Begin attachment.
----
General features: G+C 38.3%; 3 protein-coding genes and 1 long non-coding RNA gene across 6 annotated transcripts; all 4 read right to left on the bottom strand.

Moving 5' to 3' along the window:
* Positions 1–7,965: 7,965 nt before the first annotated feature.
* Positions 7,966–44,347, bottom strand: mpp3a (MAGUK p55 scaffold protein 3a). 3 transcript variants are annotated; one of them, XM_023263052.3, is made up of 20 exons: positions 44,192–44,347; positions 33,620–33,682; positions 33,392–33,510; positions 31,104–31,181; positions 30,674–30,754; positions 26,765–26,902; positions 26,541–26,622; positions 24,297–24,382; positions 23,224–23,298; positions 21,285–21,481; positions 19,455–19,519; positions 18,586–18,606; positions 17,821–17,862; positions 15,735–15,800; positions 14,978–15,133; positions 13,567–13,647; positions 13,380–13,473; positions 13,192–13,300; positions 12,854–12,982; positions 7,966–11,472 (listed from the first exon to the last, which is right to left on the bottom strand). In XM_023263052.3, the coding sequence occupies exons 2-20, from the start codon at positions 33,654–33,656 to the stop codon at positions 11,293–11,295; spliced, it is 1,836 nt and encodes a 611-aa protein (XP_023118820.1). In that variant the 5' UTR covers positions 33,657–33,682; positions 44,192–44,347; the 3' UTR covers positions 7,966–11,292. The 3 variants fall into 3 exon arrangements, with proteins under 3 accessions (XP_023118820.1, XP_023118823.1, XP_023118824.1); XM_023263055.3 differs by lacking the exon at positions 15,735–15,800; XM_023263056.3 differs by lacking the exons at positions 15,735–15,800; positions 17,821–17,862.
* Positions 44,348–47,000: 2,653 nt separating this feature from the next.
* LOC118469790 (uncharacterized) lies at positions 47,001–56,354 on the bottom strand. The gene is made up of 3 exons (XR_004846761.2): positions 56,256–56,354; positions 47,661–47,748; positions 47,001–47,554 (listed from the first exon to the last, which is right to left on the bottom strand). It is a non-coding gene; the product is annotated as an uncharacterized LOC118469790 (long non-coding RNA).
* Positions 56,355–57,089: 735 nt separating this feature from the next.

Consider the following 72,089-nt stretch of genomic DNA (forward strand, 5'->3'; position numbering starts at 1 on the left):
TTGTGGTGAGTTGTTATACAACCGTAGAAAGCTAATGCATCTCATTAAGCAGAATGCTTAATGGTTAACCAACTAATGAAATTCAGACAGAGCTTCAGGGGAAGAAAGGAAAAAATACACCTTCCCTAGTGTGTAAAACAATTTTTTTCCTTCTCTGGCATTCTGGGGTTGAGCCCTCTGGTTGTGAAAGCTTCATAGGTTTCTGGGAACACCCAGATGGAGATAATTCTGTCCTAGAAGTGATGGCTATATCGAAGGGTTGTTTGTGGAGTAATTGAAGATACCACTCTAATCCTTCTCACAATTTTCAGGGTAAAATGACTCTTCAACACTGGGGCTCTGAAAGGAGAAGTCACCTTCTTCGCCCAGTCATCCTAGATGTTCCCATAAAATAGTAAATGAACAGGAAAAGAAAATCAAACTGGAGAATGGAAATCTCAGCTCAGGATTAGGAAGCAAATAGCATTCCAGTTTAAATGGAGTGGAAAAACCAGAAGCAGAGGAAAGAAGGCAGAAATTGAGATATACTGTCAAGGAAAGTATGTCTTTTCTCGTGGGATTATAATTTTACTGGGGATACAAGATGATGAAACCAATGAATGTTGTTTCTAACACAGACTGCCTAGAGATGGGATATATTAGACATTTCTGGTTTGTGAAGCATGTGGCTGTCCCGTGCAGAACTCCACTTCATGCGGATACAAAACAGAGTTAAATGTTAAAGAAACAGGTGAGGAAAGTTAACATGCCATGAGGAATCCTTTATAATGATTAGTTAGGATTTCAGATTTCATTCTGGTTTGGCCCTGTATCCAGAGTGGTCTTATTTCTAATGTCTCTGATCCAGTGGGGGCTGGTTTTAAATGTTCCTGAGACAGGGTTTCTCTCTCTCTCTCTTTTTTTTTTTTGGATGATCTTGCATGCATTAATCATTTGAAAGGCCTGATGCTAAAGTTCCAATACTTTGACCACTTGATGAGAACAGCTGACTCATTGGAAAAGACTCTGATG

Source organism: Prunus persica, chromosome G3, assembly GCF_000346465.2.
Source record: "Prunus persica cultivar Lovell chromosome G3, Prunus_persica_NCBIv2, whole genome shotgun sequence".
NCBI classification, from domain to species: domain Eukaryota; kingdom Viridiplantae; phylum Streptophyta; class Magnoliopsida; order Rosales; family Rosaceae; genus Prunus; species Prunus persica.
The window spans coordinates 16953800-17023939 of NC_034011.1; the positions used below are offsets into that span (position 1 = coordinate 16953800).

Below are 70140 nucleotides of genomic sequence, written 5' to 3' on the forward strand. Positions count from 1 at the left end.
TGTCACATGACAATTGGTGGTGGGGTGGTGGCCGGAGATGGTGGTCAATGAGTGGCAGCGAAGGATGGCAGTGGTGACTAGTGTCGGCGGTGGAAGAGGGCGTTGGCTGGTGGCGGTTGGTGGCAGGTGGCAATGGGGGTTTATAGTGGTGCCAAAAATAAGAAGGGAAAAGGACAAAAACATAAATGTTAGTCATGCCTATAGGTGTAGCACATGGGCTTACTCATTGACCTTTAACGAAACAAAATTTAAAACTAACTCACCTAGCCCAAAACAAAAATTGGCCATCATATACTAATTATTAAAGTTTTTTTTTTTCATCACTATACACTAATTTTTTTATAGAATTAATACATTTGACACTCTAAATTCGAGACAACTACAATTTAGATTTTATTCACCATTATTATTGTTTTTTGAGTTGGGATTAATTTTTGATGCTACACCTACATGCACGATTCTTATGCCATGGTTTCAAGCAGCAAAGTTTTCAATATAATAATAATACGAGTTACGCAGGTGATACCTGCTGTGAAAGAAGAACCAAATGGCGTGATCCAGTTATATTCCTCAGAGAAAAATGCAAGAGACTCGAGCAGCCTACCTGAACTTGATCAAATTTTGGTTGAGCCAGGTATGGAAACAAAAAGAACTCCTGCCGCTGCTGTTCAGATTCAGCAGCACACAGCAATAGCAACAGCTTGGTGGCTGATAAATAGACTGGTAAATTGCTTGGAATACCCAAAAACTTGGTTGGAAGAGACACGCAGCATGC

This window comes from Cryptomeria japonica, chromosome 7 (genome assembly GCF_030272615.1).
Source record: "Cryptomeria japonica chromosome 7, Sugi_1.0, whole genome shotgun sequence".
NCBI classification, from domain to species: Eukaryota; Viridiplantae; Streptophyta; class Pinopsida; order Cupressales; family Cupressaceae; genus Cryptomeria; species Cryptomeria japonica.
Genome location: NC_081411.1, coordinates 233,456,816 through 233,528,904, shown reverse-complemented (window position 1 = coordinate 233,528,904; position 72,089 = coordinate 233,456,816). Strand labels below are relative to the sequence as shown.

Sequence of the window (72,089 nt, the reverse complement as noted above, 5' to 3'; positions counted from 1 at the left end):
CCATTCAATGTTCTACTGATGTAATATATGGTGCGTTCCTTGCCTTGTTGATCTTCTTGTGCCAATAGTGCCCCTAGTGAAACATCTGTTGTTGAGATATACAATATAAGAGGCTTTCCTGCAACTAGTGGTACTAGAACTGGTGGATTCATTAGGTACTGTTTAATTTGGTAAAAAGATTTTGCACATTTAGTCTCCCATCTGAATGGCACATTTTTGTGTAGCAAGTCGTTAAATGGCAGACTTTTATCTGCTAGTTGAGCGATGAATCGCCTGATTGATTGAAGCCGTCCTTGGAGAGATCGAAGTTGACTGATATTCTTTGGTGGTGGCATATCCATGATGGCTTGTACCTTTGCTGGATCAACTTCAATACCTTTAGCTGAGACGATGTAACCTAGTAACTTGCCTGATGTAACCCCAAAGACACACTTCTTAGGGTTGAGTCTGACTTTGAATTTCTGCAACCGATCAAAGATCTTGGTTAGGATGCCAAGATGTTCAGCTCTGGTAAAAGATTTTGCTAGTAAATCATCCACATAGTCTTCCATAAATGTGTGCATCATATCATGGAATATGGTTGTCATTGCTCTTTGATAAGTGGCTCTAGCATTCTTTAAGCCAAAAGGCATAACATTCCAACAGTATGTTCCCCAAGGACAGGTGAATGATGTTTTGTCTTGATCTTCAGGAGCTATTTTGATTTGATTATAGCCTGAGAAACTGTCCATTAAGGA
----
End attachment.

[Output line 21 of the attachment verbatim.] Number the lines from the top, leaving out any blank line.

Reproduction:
CCATTCAATGTTCTACTGATGTAATATATGGTGCGTTCCTTGCCTTGTTGATCTTCTTGTGCCAATAGTGCCCCTAGTGAAACATCTGTTGTTGAGATATACAATATAAGAGGCTTTCCTGCAACTAGTGGTACTAGAACTGGTGGATTCATTAGGTACTGTTTAATTTGGTAAAAAGATTTTGCACATTTAGTCTCCCATCTGAATGGCACATTTTTGTGTAGCAAGTCGTTAAATGGCAGACTTTTATCTGCTAGTTGAGCGATGAATCGCCTGATTGATTGAAGCCGTCCTTGGAGAGATCGAAGTTGACTGATATTCTTTGGTGGTGGCATATCCATGATGGCTTGTACCTTTGCTGGATCAACTTCAATACCTTTAGCTGAGACGATGTAACCTAGTAACTTGCCTGATGTAACCCCAAAGACACACTTCTTAGGGTTGAGTCTGACTTTGAATTTCTGCAACCGATCAAAGATCTTGGTTAGGATGCCAAGATGTTCAGCTCTGGTAAAAGATTTTGCTAGTAAATCATCCACATAGTCTTCCATAAATGTGTGCATCATATCATGGAATATGGTTGTCATTGCTCTTTGATAAGTGGCTCTAGCATTCTTTAAGCCAAAAGGCATAACATTCCAACAGTATGTTCCCCAAGGACAGGTGAATGATGTTTTGTCTTGATCTTCAGGAGCTATTTTGATTTGATTATAGCCTGAGAAACTGTCCATTAAGGA